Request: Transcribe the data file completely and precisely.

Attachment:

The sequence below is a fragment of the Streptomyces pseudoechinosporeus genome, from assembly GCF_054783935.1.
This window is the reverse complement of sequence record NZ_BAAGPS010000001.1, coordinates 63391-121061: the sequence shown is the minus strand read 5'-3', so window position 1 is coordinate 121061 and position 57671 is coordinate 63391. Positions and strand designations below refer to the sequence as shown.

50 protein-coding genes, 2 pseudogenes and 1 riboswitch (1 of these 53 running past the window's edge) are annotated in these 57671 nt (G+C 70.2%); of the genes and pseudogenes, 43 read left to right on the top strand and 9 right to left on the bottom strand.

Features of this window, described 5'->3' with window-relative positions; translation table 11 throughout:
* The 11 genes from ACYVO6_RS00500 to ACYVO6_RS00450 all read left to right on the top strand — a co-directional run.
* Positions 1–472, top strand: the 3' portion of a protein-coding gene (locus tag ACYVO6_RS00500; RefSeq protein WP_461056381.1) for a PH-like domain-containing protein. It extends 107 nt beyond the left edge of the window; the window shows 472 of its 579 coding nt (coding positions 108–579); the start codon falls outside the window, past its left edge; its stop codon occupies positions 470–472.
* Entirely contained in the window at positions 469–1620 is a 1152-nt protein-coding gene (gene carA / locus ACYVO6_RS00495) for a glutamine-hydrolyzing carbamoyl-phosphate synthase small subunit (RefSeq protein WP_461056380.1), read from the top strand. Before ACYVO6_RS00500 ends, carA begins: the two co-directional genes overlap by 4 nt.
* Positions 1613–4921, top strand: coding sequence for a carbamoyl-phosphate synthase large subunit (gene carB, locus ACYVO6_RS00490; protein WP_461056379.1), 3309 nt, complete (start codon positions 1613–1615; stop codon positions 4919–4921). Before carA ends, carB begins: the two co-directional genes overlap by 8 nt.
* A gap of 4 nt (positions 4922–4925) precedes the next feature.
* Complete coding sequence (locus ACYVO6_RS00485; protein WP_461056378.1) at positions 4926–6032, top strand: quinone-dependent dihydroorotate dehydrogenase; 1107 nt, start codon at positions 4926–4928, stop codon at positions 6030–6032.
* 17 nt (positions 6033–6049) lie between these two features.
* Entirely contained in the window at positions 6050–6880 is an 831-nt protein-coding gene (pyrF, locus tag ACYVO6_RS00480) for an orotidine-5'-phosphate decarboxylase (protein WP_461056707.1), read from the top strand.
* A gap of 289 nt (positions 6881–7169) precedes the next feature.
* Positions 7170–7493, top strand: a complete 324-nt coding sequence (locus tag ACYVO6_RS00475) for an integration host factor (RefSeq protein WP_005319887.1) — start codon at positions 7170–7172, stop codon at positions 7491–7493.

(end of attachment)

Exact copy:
The sequence below is a fragment of the Streptomyces pseudoechinosporeus genome, from assembly GCF_054783935.1.
This window is the reverse complement of sequence record NZ_BAAGPS010000001.1, coordinates 63391-121061: the sequence shown is the minus strand read 5'-3', so window position 1 is coordinate 121061 and position 57671 is coordinate 63391. Positions and strand designations below refer to the sequence as shown.

50 protein-coding genes, 2 pseudogenes and 1 riboswitch (1 of these 53 running past the window's edge) are annotated in these 57671 nt (G+C 70.2%); of the genes and pseudogenes, 43 read left to right on the top strand and 9 right to left on the bottom strand.

Features of this window, described 5'->3' with window-relative positions; translation table 11 throughout:
* The 11 genes from ACYVO6_RS00500 to ACYVO6_RS00450 all read left to right on the top strand — a co-directional run.
* Positions 1–472, top strand: the 3' portion of a protein-coding gene (locus tag ACYVO6_RS00500; RefSeq protein WP_461056381.1) for a PH-like domain-containing protein. It extends 107 nt beyond the left edge of the window; the window shows 472 of its 579 coding nt (coding positions 108–579); the start codon falls outside the window, past its left edge; its stop codon occupies positions 470–472.
* Entirely contained in the window at positions 469–1620 is a 1152-nt protein-coding gene (gene carA / locus ACYVO6_RS00495) for a glutamine-hydrolyzing carbamoyl-phosphate synthase small subunit (RefSeq protein WP_461056380.1), read from the top strand. Before ACYVO6_RS00500 ends, carA begins: the two co-directional genes overlap by 4 nt.
* Positions 1613–4921, top strand: coding sequence for a carbamoyl-phosphate synthase large subunit (gene carB, locus ACYVO6_RS00490; protein WP_461056379.1), 3309 nt, complete (start codon positions 1613–1615; stop codon positions 4919–4921). Before carA ends, carB begins: the two co-directional genes overlap by 8 nt.
* A gap of 4 nt (positions 4922–4925) precedes the next feature.
* Complete coding sequence (locus ACYVO6_RS00485; protein WP_461056378.1) at positions 4926–6032, top strand: quinone-dependent dihydroorotate dehydrogenase; 1107 nt, start codon at positions 4926–4928, stop codon at positions 6030–6032.
* 17 nt (positions 6033–6049) lie between these two features.
* Entirely contained in the window at positions 6050–6880 is an 831-nt protein-coding gene (pyrF, locus tag ACYVO6_RS00480) for an orotidine-5'-phosphate decarboxylase (protein WP_461056707.1), read from the top strand.
* A gap of 289 nt (positions 6881–7169) precedes the next feature.
* Positions 7170–7493, top strand: a complete 324-nt coding sequence (locus tag ACYVO6_RS00475) for an integration host factor (RefSeq protein WP_005319887.1) — start codon at positions 7170–7172, stop codon at positions 7491–7493.